Lets have a look at the marine transport infrastructure. Aktau on the Caspian eastern coast is the main export port. In future it will receive more transit cargoes. To make this possible the port is reconstructed on a rather great scale (grain, ferry, and crude oil terminals will be added) with the help of the money from EBRD and other sources.

All current railroad-, motor road-, and port-related projects are aimed at improving the quality of the existing transport network and at developing the transit and export-import infrastructure that are stretches and junctions of the corridor crossroads described above that have not yet been officially recognized as strategically important. Certain steps in this direction are being made: the Ministry of Transport and the relevant research and design institutes are working on a list of projects and priorities in the transit and export-import infrastructure. The government has a lot to do to commission the strategically important North-South and East-West corridors. More investors should be invited to modernize the existing stretches and junctions of corridor crossroads.

Conclusion

Kazakhstan as the main link of the regions transportation routes is more affected by worldwide globalization than its Central Asian neighbors. This is explained by its geographic location between Russia and China as well as its economic, raw-material, human, and intellectual potential. This is confirmed by the dynamics of direct foreign investments in the countrys economy: between 1993 and 1999 they amounted to $10 billion (54.4 percent of them went to the oil and gas sphere; 20.1 percent, to non-ferrous metallurgy). According to the U.N., Kazakhstan came second after Russia among the CIS countries and fifth among the Central and East European, and Baltic countries where direct foreign investments were concerned.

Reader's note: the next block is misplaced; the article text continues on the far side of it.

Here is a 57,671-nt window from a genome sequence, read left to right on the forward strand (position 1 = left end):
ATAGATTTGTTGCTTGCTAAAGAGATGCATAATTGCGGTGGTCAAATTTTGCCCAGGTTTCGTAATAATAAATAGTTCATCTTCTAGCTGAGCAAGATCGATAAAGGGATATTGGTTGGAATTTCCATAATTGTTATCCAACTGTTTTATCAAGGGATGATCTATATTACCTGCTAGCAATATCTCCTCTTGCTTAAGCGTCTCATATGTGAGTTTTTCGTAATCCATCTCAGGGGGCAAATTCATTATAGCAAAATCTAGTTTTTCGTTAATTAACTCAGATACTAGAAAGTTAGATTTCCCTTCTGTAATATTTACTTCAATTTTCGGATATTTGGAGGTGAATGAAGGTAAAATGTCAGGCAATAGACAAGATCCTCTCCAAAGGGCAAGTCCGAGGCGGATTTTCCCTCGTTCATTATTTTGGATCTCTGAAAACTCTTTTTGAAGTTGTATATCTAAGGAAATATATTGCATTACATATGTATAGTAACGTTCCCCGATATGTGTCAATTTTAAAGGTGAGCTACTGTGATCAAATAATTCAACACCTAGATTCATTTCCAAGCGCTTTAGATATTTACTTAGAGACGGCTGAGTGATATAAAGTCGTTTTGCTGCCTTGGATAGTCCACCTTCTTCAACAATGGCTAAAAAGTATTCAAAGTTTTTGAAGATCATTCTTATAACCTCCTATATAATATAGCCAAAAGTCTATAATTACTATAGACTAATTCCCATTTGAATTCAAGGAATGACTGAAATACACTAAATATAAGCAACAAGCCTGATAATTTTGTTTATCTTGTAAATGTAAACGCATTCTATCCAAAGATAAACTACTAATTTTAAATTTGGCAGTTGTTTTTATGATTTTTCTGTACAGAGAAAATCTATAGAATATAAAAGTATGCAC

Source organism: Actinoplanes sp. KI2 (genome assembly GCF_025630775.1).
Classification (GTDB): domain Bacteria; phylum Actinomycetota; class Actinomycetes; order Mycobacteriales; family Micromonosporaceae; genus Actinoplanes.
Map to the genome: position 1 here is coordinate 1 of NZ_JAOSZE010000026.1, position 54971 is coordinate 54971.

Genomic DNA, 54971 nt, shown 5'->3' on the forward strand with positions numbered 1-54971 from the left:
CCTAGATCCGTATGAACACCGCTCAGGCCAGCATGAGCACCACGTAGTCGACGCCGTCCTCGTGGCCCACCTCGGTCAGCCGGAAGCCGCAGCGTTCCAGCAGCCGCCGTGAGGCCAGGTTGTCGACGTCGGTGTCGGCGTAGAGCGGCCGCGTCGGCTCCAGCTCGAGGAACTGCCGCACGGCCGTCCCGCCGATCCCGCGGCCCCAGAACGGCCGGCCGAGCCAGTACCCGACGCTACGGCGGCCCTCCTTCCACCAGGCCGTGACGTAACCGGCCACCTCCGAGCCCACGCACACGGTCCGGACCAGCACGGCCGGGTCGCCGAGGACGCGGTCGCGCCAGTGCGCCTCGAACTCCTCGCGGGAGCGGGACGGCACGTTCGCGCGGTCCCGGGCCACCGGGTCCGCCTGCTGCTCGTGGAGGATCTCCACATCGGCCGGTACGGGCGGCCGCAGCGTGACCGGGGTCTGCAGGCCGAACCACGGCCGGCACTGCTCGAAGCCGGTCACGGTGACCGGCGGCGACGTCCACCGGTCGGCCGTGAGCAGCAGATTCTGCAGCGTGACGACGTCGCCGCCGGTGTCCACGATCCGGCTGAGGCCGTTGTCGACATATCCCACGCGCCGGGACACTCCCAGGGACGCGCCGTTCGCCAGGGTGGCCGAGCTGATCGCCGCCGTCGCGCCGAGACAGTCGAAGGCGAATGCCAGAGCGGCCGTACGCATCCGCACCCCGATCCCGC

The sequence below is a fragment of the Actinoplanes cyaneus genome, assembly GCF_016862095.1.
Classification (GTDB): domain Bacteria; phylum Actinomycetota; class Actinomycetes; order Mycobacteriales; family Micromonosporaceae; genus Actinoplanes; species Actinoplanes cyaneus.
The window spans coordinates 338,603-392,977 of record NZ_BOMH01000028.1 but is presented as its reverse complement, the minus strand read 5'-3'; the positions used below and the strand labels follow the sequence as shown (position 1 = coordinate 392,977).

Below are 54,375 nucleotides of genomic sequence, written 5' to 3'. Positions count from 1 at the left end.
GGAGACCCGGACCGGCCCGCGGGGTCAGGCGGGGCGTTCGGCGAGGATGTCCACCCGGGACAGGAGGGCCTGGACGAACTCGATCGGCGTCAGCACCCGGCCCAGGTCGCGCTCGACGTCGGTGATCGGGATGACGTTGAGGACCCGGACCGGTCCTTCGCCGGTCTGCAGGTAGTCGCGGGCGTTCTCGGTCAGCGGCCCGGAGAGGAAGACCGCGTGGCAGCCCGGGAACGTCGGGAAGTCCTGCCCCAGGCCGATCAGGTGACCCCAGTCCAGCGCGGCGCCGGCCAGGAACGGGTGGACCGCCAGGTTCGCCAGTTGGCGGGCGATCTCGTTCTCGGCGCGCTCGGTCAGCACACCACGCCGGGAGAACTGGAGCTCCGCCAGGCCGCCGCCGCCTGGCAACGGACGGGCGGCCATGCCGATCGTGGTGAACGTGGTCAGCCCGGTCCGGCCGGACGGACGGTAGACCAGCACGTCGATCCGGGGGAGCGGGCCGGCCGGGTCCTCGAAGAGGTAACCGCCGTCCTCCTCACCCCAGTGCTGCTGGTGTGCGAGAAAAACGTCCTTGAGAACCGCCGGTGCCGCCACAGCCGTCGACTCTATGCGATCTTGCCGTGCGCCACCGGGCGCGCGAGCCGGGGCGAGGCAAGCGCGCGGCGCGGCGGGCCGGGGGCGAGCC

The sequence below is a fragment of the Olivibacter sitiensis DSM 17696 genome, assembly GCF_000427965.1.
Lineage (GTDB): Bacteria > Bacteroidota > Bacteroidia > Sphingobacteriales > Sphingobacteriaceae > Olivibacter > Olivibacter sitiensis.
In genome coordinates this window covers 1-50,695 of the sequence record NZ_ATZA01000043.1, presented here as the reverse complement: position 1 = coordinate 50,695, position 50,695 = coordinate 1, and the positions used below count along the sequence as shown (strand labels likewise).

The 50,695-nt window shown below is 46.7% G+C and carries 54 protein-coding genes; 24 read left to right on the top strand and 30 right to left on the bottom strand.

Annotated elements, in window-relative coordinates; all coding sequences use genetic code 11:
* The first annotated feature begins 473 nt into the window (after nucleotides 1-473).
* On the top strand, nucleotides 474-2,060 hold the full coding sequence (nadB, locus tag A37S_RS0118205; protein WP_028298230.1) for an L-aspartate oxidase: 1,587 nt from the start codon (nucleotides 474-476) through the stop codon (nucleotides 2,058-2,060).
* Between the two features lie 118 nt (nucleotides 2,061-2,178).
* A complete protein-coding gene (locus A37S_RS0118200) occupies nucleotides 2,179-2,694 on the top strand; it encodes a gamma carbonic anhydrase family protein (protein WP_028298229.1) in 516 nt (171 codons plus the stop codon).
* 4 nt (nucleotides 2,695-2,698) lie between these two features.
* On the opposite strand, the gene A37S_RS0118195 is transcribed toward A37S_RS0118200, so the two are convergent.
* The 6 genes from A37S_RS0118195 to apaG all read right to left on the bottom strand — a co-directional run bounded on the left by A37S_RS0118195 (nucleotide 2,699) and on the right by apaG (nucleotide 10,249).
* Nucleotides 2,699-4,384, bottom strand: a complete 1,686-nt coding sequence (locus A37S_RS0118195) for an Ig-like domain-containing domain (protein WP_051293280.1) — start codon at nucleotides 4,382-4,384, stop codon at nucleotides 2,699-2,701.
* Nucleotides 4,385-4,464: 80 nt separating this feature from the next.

It should be added that Kazakhstan responds to the interest of the world around it with active foreign and foreign economic policies. It does its best to adequately react to globalization challenges and to become a harmoniously integrated state and part of the global world of the 21st century.

To realize the conception of the countrys integrated economic development as a whole (as a model of an adequate response to the worldwide globalization processes) the republic has to determine the most strategically important corridors between the south and the north and the west and the east and bring them up to the world level.


1 See: Eurasian Global Rail Freight Corridors, UIC, TRADEMCO, June 2000.
2 See: R. Yegorian, Program KHACHMERUK (Crossroads of Armenia), Ministry of Construction of Armenia, Erevan, 1994.
3 See: Sbornik mezhpravitelstvennykh i mezhvedomstvennykh soglasheniy o mezhdunarodnom avtomobilnom soobshchenii, NIIT, Almaty, 2001.
4 See: Postanovlenie Pravitelstva Respubliki Kazakhstan ot 11 iiunia, 2001 goda No. 801 Ob odobrenii kontseptsii gosudarstvennoi transportnoi politiki Respubliki Kazakhstan.
5 See: Sbornik mezhpravitelstvennykh i mezhvedomstvennykh soglasheniy o mezhdunarodnom avtomobilnom soobshchenii.
6 See: Industrialno-kommercheskiy reklamno-informatsionny spravochnik, Kazakhstan, 2002.
7 Statisticheskiy ezhegodnik Kazakhstana, Statistical Agency of the RK, 2002.